Unlike his brother who bottled up his emotional frustrations, Prank constantly got into fights with the boys in his elementary school, often “beating up a boy for cutting in line at the cafeteria or taking my seat in class.” Before the fall season of his fourth year had ended, he’d been sent to the principal’s office so many times that “the index card the office kept on me resembled a miniature blueprint of Dante’s nine circles of hell,” and the school was forced to call in his parents for a conference.

He describes the frumpy secretary with her perennial scowl, which, he says, reminded him of his mother, the forlorn principal with the plaque sporting his engraved name he proudly situated along the ledge of his desk, and so on, all done in a style harkening to those dime store thrillers in which the protagonist’s psychosis blurs the first person narrative.

His parents were nonplussed as to how this could’ve happened. To their credit, so was Mosy. But this behavior continued until the school sent in a psychologist who managed to draw out enough answers from him to diagnose his mental anguish.

“At the close of the third session, she told me I knew I couldn’t stop my parents from screaming at each other, and I saw no other way to deal with the frustration this generated apart from taking it out on my classmates. The revelation triggered something deep within me, and against my better judgement, in front of this professional stranger, my hard exterior fractured and my palms and cheeks were wet from weeping.”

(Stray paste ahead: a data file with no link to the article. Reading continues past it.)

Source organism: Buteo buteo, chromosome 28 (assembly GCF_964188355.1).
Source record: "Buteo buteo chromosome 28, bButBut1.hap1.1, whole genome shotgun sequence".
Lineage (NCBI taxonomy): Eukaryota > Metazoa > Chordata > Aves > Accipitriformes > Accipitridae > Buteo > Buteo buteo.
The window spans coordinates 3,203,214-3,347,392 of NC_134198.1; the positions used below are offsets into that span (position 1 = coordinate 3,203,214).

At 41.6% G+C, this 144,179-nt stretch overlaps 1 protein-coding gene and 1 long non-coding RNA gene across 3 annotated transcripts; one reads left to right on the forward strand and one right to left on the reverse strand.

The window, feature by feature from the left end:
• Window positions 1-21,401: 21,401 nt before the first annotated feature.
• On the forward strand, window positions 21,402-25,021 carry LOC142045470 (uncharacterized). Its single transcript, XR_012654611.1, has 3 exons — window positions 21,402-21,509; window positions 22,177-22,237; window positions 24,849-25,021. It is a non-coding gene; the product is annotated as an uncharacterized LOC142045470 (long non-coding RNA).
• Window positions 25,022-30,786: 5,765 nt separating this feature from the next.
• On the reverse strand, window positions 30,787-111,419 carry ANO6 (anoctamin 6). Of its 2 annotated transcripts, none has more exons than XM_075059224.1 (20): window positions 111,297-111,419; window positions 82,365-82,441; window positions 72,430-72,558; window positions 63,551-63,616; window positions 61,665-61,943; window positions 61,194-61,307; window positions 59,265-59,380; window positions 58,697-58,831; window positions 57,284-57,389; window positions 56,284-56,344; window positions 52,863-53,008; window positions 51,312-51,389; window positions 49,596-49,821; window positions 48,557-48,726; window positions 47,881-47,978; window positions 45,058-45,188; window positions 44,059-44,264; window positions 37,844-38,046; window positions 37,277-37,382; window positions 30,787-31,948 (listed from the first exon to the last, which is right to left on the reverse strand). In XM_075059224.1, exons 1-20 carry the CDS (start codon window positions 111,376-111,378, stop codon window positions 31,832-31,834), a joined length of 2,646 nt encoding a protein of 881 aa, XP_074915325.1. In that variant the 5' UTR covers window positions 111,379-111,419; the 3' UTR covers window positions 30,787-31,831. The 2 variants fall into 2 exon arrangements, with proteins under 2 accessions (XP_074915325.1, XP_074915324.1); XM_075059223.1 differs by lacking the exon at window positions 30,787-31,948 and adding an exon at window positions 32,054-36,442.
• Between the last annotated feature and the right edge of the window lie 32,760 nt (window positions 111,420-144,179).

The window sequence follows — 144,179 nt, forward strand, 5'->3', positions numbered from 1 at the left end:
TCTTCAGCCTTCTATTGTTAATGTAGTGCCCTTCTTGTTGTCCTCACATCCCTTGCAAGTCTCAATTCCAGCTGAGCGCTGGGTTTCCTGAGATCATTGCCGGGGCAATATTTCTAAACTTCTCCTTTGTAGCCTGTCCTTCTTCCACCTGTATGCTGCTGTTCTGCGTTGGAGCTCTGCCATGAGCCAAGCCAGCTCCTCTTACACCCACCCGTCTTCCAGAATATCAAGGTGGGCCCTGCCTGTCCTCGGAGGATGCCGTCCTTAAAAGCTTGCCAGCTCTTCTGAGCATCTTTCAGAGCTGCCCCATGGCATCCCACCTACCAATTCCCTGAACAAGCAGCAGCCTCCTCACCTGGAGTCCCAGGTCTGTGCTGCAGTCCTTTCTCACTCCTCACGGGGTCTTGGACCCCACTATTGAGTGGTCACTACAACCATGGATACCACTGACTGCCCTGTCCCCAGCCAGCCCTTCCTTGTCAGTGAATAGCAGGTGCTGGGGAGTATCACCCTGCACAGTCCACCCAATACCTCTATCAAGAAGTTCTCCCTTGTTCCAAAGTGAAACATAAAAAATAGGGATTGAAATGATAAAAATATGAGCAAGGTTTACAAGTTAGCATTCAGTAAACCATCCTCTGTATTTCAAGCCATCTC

Alliteration aside, Mosy’s mother, one Mrs. Noisy Park, Park, I initially assumed, being her maiden name (though my wife by way of a shuffling of letters demonstrated Mrs. Noisy Park was an anagram of our author Sir Mosy Prank), claimed her own mother hated her, treated her cruelly, and on one occasion, when Mrs. Park had attempted to explain the benefits of church for their children’s religious instruction to her indifferent husband, Mosy’s father got on the phone to her mother and told her he’d had enough.

Mosy’s grandmother, a hardened woman of the south, growing up picking cotton from dawn till dusk, living on a diet of beans and cornbread throughout her impoverished childhood, told his father he needed to “knock some sense into her.” Mosy’s mother, given her circumstances and thus prone to paranoia, had listened in on the conversation on a hardline in another part of the house.

The revelation, rather than inspiring bitter thoughts and a sense of hopelessness, instead served to reinforce Mrs. Park's belief that the Devil was thwarting her efforts. This view further encouraged her to press her directive even harder. As a result, Mosy and his younger brother were required to memorize various chapters in the Bible weekly. Anything in life not germane to religious faith was forbidden, right down to the toys they played with. Ignorant of the value of childhood escapism, oblivious to the symbolic associations of fairy tale magic, and instead regarding these imaginative exercises as idolatry and moral turpitude, his mother purged their household forthwith. Comic books and super hero action figures were consequently confiscated and thrown away. According to the mother, such powers weren’t of our Lord and were thus demonic in origin.